Disclaimer: This blog is not meant to be legal advice specifically for your case or your scenario. The podcast is purely a discussion in respect to informing the public of what to do when you are facing certain circumstances.
Do you have a family violence matter to settle? This week on the WN Legal Podcast, Khew will be exploring the circumstances surrounding bail when the victim and the accused are in a relationship, and they have reconciled after the dispute.
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What happens if an accused person had been charged after a domestic dispute with their partner? If they have reconciled after the dispute, but the dispute gave rise to a charge whether that may be assault, breach of a restraining order or a related domestic dispute – the accused may entitled to enter a court programme called the Family Violence Court Programme.
Khew: This programme is mainly aimed to rehabilitate the accused persons, as far as I’m aware. I may be wrong, and I put a caveat on this, but as far as I’m aware the Family Violence Court is rehabilitative court programme. What they do is to aim to allow the offenders to gain an insight towards the offending in domestic circumstances.
Khew: These programmes are aimed at ensuring that the offender when they actually are charged, to allow them to have an opportunity to go through court based counselling programmes. These programmes they last from perhaps six months to eight months, sometimes even a year. I had one that a gentleman had been in there for quite a long time. But usually, it’s about three to six months. These programmes require the offender to first enter a plea of guilty and admit to the offence or an anticipated plea at least. But as far as I’m aware from practice usually the offender would have to enter a plea of guilty before they can be assessed to enter into the Family Violence Court programme.
However, if you don’t agree with the charges and intend to plead guilty, you should seek legal advice. The Family Violence Court is predominately around entering a plea of guilty and going through the court programme.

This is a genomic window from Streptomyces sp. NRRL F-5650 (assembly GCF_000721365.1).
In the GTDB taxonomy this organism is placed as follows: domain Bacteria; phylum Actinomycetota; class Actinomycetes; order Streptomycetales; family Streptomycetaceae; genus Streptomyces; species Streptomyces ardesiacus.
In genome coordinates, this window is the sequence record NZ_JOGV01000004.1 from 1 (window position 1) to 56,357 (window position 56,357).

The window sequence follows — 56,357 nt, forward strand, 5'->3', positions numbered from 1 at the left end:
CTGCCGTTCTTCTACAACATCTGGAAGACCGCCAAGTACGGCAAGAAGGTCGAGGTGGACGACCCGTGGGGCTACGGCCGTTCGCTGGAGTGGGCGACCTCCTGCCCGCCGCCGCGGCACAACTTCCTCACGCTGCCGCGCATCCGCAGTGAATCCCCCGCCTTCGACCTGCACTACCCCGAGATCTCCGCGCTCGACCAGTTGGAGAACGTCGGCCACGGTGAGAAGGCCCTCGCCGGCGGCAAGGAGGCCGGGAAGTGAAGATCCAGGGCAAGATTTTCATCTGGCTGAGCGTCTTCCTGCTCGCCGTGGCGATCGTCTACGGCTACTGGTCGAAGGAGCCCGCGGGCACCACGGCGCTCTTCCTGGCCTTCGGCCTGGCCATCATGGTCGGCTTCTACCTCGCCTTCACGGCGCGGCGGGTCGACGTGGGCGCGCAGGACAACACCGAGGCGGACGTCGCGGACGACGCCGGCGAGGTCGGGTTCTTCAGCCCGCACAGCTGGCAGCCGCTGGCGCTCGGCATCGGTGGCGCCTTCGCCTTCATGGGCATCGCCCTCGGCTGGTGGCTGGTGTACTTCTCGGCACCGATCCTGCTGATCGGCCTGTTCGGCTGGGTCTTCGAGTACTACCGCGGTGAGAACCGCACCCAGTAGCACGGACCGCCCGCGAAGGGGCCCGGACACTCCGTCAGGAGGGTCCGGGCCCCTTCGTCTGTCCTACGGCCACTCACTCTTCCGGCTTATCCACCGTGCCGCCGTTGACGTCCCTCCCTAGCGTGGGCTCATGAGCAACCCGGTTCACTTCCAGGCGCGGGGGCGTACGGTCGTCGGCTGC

So how does the Family Violence Court operate?
Khew: The offending type of behaviour usually they are revolving around assault, assault involving bodily harm or anything, or any actions or conduct that would occur that is illegal out of a dispute between the parties. Breach of violence restraining orders can also fall into this category, so when a former partner they’ve instituted a restraining order application against the accused person. The accused person starts text messaging, that happens quite regularly, we have to be very careful there because there’s a three strike rule for violence restraining orders. So upon the third strike of breaching a violence restraining order prison terms, a term of imprisonment is something that the court will consider and can consider.
Khew: The Family Violence Court programme, when an accused enters into this programme they are actually either listed at first instance by the court or by being referred in from the investigating officer or the prosecution. Because they categorised the offending behaviour as one that arises out of a domestic dispute, or the accused person who is charged and is appearing in court can also elect to enter into the Family Violence programme. Because sometimes the court or the police prosecution cannot just identify that the offending behaviour came out because of domestic dispute. Certain charges can’t go through the Family Violence programme, most notably indictable offences, because they need to go to the District Court. Indictable offences are offences they are serious, and they carry more significant term of imprisonment. They can’t be dealt with by the Magistrates Court, they would have to be dealt with in the District Court and for that reason the Family Violence programme may not entertain offenders with indictable offences.
Generally, the Family Violence programme is for summary offences, or either offences that are no elected to be prosecuted in the district court.
Once you enter the Family Violence Court, a lawyer will provide you with legal advice and see whether or not you agree with the facts, or the circumstances of the alleged case. However, if you do not agree, you can choose to enter into a programme or choose not to and be sentenced forthwith.
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Any comments made associated with the Family Violence Court Program was through my personal experience as counsel in the Court system. This podcast may not conclusively or accurately depict how the Family Violence Court Program works. For further information, please visit the Magistrates Court Website.
If you find yourself facing a similar circumstance, please reach out to us at WN Legal for advice relevant to your unique situation.